THE Publishing Offtce8 : 25, Newman Street,

London, W.l.


Edited by


TELEPHONE: Museum 353

Vol. 1.




SEVERAL correspondents have written to express a hope that we shall not have anything to do with wireless in the columns of this paper. I take this opportunity of repeating what I said in the first number: we shall have nothing whatever to do with wireless. But I am most anxious to devote some space to the player-piano as soon as possible in the New Year. This new feature will not rob the gramophone of a single page; but i t will mean a slight increase in our size. At the present moment the devotees of the player-piano and the gramophone are apt, each of them, to regard the other's instrument as hostile to his own. As one who is primarily a devotee of the gramophone I am a l i t t le jealous, when I read through the catalogues of the player-piano rolls, of the methodical way in which their makers have set to work to reproduce the masterpieces of music. However, although I am inclined to think that in the last hundred years music has suffered from the tyranny of the pianoforte, I cannot help recognising that for many people the path of appreciation has been cut by the player-piano, and for the b enefit of music I am eager to secure the support of player-pianists for the gramophone. In other words, my main reason for adding this section to our paper is to make proselytes and enlist the support of a potentially large body of enthusiastic converts. I have no doubt that some of the bigoted and exclusive upholders of the gramophone will reproach me for making overtures instead of playing them; but I have thought i t over very carefully, and I believe that an alliance between th e gramophone and the player-piano is essential to the security of music.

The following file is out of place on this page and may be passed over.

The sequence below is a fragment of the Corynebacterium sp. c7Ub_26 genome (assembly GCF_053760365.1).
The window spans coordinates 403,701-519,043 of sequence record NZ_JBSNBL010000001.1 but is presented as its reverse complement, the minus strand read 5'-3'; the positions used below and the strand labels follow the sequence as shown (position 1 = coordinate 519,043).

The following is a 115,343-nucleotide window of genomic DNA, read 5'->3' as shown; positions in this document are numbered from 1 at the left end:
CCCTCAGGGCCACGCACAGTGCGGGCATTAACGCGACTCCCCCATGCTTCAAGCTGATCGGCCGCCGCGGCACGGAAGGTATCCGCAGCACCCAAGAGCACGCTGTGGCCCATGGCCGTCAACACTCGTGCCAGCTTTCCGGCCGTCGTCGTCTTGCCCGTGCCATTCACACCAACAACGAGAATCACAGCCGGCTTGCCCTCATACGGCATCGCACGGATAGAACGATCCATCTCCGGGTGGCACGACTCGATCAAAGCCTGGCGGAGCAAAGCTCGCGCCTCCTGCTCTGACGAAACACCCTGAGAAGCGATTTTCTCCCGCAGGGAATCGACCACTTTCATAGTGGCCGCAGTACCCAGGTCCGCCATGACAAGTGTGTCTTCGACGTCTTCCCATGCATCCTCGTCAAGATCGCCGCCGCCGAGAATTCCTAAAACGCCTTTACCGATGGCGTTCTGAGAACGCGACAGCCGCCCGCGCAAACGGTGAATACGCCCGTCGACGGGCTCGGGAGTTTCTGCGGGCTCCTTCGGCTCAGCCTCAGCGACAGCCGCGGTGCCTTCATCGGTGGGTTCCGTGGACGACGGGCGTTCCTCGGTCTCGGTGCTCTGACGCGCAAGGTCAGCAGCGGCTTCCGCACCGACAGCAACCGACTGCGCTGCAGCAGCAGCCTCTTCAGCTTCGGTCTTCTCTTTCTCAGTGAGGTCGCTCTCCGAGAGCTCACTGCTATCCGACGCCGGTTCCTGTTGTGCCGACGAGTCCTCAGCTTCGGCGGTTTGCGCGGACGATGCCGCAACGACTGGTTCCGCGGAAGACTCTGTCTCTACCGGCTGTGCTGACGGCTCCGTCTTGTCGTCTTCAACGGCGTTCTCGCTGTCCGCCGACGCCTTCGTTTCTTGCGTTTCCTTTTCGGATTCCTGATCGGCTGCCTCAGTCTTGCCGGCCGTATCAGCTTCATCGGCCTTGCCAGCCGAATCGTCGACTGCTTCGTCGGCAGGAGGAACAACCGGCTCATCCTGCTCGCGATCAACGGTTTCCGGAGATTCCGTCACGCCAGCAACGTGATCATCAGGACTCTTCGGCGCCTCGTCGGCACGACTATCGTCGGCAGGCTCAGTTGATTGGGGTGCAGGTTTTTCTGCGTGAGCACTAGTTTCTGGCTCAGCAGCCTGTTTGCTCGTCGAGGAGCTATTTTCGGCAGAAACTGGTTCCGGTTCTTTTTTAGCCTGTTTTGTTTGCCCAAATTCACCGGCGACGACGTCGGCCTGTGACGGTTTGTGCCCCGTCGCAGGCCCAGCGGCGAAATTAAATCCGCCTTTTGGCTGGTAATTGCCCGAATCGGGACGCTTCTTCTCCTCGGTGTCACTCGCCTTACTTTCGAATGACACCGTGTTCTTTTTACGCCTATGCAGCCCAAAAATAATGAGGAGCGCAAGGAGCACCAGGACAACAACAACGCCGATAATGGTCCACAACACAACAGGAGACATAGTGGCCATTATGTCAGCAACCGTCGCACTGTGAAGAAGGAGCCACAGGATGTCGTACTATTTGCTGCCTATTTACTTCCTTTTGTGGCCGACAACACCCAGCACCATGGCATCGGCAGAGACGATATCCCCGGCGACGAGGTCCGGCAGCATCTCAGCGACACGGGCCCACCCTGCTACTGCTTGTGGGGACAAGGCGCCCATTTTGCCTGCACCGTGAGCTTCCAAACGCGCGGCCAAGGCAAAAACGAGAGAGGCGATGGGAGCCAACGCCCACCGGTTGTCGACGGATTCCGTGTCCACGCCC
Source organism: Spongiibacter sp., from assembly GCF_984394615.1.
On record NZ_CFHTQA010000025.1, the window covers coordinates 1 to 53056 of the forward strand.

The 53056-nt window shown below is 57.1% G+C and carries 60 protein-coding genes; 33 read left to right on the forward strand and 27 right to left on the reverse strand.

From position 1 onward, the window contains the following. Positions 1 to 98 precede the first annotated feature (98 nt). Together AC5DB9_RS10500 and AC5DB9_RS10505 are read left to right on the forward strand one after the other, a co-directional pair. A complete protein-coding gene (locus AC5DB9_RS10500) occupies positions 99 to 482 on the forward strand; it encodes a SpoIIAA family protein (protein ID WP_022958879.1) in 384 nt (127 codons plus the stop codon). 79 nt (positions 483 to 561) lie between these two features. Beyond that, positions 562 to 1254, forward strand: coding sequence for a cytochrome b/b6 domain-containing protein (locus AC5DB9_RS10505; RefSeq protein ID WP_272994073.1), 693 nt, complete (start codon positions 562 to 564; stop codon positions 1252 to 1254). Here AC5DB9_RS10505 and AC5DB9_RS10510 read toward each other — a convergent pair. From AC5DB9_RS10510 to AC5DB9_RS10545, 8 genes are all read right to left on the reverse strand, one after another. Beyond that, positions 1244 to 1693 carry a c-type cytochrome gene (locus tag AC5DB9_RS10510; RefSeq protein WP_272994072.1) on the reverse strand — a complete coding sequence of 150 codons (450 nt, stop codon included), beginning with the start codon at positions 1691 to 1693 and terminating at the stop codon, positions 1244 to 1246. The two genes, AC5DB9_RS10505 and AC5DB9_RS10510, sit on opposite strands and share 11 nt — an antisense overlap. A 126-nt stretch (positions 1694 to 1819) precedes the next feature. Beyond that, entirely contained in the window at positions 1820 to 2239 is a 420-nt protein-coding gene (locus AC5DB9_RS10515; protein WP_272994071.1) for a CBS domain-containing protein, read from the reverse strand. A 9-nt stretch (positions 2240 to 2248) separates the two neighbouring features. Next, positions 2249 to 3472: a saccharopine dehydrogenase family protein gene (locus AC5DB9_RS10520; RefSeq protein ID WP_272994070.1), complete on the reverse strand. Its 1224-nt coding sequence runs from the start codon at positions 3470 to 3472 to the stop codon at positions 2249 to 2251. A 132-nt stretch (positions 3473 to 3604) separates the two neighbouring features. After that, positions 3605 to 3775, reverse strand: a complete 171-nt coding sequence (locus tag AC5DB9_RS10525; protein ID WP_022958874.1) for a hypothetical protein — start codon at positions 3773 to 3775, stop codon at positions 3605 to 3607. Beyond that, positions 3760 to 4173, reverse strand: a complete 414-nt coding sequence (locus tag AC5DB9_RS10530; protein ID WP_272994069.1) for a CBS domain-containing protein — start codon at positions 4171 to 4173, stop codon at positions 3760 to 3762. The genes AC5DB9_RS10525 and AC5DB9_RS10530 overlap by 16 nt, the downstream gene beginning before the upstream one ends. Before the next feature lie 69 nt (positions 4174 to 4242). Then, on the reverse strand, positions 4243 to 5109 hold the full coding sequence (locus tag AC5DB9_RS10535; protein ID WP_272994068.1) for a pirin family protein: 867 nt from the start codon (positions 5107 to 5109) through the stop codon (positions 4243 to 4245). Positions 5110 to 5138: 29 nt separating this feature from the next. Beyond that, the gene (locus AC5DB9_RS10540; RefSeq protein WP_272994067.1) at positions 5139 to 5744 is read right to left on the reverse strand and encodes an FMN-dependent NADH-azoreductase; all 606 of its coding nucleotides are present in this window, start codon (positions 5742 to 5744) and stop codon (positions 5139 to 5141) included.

I want to emphasise very strongly the complete independence of THE GRAMOPHONE. I have heard rumours that we are subsidised by this or that large firm. I can assure my readers that the only person who subsidises this paper is myself. And I should like to emphasise once more the complet e dissociation of the editorial staff from the advertisement staff. As critics we are not less fallible than all critics. We are apt to praise too highly and condemn too severely; but at any rate our praise and our blame are completely independent of our advertising. columns. We are not a paper tor the Trade. We are a paper for the Public; and I have myself been a servant of the public too long not to b e aware by now of my responsibilities. At the same t ime I am in no danger of forgetting my very deep obligations to the Trade, and if in the future our paper can continue to be what I v enture to hope that i t is now, a real l ink between the Trade and the Public, I shall count i t a success.

In wishing both our readers and our advertisers a very merry and musical Christmas, I should like to add my persqnal thanks for the kindness and generosity of both, because, indeed, they have touched me very deeply. Nor must I (nor you, readers) forget to thank the staff and the contributors, who nave given their services for nothing, or n ext door to nothing, and thus enabled me to preserve my ind ependence of any financial help. I f each reader .will get us one new subscriber during next year, I shall be able to pay both staff and contributors and myself. And at the same t ime, what is much more important, our influence will be q'uadrupled. You know what that will mean.